Such a pleasure to hear from you. Looking forward to more dialog!
    Sean

    ReplyDelete
  5. Sean and Michael,

    I'm a big believer in a strengths-based approach to student learning and teaching the whole child.

    I've noticed that community-based organizations seem to 'get it' when it comes to the philosophy of EduKare and there are some schools who are getting it also..

    I'm wondering if you have looked at programs that are working with the most disconnected youth such as Big Picture, Diploma Plus and YouthBuild?

    These programs take youth development principles (http://www.ydinstitute.org/initiatives/education/work.html) and put them in action.

    It sounds like EduKare is taking what programs that have been successful with students AFTER they dropped out of school and making it happen WHILE they're in school.

    ..this is a very good thing!

    Mary
    http://edutraveler.blogspot.com

    ReplyDelete
  6. You have nailed it Mary. EduKare is not a reactive philosophy; it's a proactive one on a continuum from K all the way through to graduation... helping write student's stories by building a social-emotional connection first, and then leveraging that in a strength's-based framework of support for learning success.

    I think I can safely speak on Micheal's behalf when I say that we are looking at any philosophical angle that displays the qualities of EduKare on the ground. Resilient systems are built via strong networks of people and their ideas... it's very exciting to see the fantastic things passionate educators are doing out there. Thanks for pointing out the programs you mention and the link to ydinstitute... will check out all of them.
    Cheers,
    Sean

    ReplyDelete
  7. Circling back to consider if the title were not just "struggling urban schools" but might be "struggling rural schools". In either case, consider all of the people who may have left a community, but still have an affinity toward it -- with no intent to return, who might readily want to help out the communities that were part of their past.

    ReplyDelete
  8. Paula, you are on the mark. I'm picking up that "struggling urban schools" is a flash point issue in US, so used the title deliberately to focus that issue... but the reality is #EduKare as a concept will work effectively in any school context.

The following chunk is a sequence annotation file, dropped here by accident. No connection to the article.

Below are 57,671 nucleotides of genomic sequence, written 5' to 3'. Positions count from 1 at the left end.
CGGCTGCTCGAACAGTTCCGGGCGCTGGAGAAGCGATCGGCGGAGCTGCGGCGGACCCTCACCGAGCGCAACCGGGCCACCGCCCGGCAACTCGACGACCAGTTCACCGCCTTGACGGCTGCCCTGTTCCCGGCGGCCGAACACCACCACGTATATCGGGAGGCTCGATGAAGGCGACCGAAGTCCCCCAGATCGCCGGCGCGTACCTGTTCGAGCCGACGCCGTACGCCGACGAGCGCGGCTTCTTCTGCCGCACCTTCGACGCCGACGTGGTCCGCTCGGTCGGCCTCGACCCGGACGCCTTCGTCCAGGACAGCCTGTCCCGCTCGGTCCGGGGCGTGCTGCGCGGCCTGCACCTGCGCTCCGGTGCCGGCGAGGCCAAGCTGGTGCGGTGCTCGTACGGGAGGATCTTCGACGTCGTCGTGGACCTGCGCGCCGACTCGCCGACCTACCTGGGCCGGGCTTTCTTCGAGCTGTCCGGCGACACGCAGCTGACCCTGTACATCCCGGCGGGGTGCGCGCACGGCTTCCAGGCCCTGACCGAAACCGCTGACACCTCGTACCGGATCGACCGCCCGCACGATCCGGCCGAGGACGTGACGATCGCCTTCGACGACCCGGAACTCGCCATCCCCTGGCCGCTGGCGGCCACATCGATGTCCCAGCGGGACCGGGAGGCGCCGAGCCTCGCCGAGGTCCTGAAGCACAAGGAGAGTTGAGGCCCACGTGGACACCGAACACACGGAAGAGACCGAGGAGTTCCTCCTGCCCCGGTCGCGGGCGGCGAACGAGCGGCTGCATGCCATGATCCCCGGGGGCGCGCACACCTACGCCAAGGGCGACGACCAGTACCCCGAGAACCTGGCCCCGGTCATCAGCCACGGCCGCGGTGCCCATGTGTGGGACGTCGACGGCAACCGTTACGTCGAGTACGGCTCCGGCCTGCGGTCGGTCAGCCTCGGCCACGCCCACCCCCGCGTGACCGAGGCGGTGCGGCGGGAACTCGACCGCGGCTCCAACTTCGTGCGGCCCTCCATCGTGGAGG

A litmus test for me relative to any philosophical/conceptual idea is how scalable and transferable it is... I think #EduKare is highly scalable and transferable owing to the integrative and systemic nature of the idea.
    Resilience is a universally positive quality, and #EduKare's primary goal is to foster resilient students by way of exposure to and involvement within resilient learning environments.
    I am so thrilled this dialog is perpetuating and totally appreciate your input!
    Cheers,
    Sean

    ReplyDelete
  9. Great insights, Sean. For too long, schools and community resources - both public and private - have operated as independent silos. The upside of smaller budgets is that it forces all sides to look at collaboration. If the school can't afford quality after-school programs, why can't the Parks & Rec program collaborate with the school and provide their afternoon programs nearby (maybe even for several schools) with the school providing buses? If parents are struggling with language, what about asking a community-based cultural organization if they can offer a class at the school? So much potential collaboration, so little time spent looking at it!

    In terms of community schools, need to give the Obama Adm its due. That is a primary goal. The non-profit Coalition for Community Schools http://www.communityschools.org has been pushing this for years in US. Many high-level administration and political figures spoke at their last national conference.

    @embracediversiT

    ReplyDelete
  10. Some very interesting ideas and dialogue, Sean.